We spoke to Ben England BEM (BA 1998), recipient of the 2022 Alumni Award for Community Engagement and Impact, to hear about his time at Bristol, his desert island disc and how he used music to keep people connected during the COVID-19 lockdowns.
On growing up
I’m originally from Romford, which is just east of London. My father was a carpenter and the first thing he would do when he got into his workshop was turn his enormous stereo on. He loved music and would listen to a lot of rock music: The Beatles and The Rolling Stones and singer songwriters like Peter Gabriel and Paul Simon. My mum was more interested in classical music. She played the piano and loved listening to Edvard Grieg and Vivaldi. One of my earliest memories is sitting at her feet as a toddler, looking up at her while she played Beethoven’s Moonlight Sonata. It was one of the first things I taught myself to play.
Arriving in Bristol
Going to the University of Bristol was a dream come true. Until that point, most of the music I learnt was self-taught. When I got to Bristol, there was music and opportunity everywhere. I arrived on the Monday of Fresher’s Week, in September 1995, and two days later I was singing on stage at St George’s with the Church Choir. As a student I sang with the Chamber Choir and the University Choral Society and I was in the University Singers. I also conducted the Chamber Choir and three Opera Society shows. It was essential to me that wherever I went to university, there had to be a good singing community.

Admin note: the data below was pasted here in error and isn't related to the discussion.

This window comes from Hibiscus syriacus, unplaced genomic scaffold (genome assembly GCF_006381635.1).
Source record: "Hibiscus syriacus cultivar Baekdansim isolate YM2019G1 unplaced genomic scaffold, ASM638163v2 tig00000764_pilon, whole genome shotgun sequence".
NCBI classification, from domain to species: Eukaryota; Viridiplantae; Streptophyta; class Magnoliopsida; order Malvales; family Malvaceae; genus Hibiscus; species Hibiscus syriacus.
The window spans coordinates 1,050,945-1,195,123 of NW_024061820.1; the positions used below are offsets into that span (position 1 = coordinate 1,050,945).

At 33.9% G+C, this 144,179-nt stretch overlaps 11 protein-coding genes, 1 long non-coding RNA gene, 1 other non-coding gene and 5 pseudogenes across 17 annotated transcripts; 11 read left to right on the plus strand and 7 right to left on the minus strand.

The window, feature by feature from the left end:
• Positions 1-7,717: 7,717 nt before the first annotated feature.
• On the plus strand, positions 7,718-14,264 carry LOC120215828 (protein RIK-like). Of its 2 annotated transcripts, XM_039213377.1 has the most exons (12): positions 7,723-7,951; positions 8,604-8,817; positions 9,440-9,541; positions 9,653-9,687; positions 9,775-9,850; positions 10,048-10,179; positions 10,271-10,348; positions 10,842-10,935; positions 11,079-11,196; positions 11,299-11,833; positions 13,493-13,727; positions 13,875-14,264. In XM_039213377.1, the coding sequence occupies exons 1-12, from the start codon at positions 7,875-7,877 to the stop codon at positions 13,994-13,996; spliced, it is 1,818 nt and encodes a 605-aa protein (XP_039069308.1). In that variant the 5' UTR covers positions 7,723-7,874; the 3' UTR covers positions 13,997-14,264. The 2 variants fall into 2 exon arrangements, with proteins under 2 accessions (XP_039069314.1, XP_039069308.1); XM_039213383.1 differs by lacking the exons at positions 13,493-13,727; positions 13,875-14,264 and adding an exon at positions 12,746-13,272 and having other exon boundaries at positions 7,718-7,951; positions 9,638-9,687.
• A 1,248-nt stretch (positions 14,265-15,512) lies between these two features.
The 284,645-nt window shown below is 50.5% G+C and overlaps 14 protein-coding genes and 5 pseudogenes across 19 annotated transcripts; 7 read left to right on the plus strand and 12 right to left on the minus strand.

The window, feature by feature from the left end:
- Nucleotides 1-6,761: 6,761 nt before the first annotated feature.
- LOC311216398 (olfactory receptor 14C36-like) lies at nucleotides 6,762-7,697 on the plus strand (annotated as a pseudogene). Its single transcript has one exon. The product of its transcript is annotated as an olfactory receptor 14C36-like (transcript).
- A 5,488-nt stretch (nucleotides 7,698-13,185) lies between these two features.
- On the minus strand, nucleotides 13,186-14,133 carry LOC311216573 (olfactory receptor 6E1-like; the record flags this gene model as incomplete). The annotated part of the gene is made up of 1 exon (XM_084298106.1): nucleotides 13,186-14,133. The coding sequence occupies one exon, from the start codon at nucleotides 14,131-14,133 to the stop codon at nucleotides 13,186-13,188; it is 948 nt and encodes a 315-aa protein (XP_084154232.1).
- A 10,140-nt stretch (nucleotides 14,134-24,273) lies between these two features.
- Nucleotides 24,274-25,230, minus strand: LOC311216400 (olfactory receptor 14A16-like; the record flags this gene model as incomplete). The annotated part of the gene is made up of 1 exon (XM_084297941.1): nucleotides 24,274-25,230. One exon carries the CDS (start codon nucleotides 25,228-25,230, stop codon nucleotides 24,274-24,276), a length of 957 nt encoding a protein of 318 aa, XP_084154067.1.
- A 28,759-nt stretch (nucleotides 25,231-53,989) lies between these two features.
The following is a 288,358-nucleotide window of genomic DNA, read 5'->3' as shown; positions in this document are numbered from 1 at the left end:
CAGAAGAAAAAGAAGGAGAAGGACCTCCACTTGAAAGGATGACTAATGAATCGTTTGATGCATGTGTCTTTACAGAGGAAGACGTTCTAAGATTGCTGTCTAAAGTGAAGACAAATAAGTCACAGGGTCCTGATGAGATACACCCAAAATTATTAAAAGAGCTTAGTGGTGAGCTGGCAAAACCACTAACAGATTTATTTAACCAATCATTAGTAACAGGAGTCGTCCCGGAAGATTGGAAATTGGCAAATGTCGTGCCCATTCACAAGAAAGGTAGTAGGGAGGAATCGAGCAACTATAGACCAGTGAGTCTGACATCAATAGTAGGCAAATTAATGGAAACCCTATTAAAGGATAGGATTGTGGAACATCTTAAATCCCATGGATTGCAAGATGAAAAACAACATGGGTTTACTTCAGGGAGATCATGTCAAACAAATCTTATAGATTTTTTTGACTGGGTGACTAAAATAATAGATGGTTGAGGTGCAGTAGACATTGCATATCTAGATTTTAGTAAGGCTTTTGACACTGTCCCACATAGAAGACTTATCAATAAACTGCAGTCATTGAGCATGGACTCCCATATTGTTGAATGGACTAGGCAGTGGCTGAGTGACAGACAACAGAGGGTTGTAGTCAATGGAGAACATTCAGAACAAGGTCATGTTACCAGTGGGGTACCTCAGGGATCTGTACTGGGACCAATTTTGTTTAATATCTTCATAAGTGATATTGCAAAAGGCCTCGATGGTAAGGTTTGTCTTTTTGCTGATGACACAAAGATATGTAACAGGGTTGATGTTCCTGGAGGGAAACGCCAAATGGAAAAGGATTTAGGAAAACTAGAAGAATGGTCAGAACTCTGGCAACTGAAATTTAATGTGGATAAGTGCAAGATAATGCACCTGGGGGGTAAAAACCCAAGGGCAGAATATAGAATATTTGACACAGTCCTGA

I was offered a full grant to go to Bristol, which was amazing as I wouldn’t have been able to afford to go otherwise. As a student from a very poor working-class background, I had to work very hard to overcome my feelings of imposter syndrome. But I was absolutely in love with the idea of leading music and I came to the University determined to become a conductor.
I wouldn’t have met my wife Ana-Marie were it not for music! We met as choristers in the University Singers and she also conducted in my third year of the University Madrigal Ensemble. She has spent the last 20 years as a medic, but she is also a concert pianist and we’ve put on many concerts together with me conducting and her playing. Our children love music too. There’s no doubt that our lives would be completely different were it not for music at Bristol.
Before Covid, I was a freelance conductor in the southwest. In early March 2020, I was leading a choir rehearsal in Thornbury and was approached by a lady who I hadn’t seen for some weeks because her husband had recently died. She grabbed me by the arm and said, ‘I nearly didn’t come today but I am so glad I did. This choir is my lifeline.’ A week later, I got a call to say all the choirs were shutting down ahead of a national lockdown. My first thought was of this lady and all the other people who rely on the choirs. I could sit down and watch Netflix and finally sort out the garage, I thought, or I could do something to change the world.
I started out by recording myself on a camera phone teaching a simple song called I’m going to Sing, Sing, Sing which I put on YouTube. Within three days I had a couple of hundred subscribers and within a week I had the best part of one thousand. By the end of the first fortnight, I’d put together a piece sung by people from all over the world, for the Today programme on Radio 4. Homechoir has just had its second anniversary with nearly 3000 subscribers. Those first few weeks were so exciting and so terrifying but I think we hit on something really special.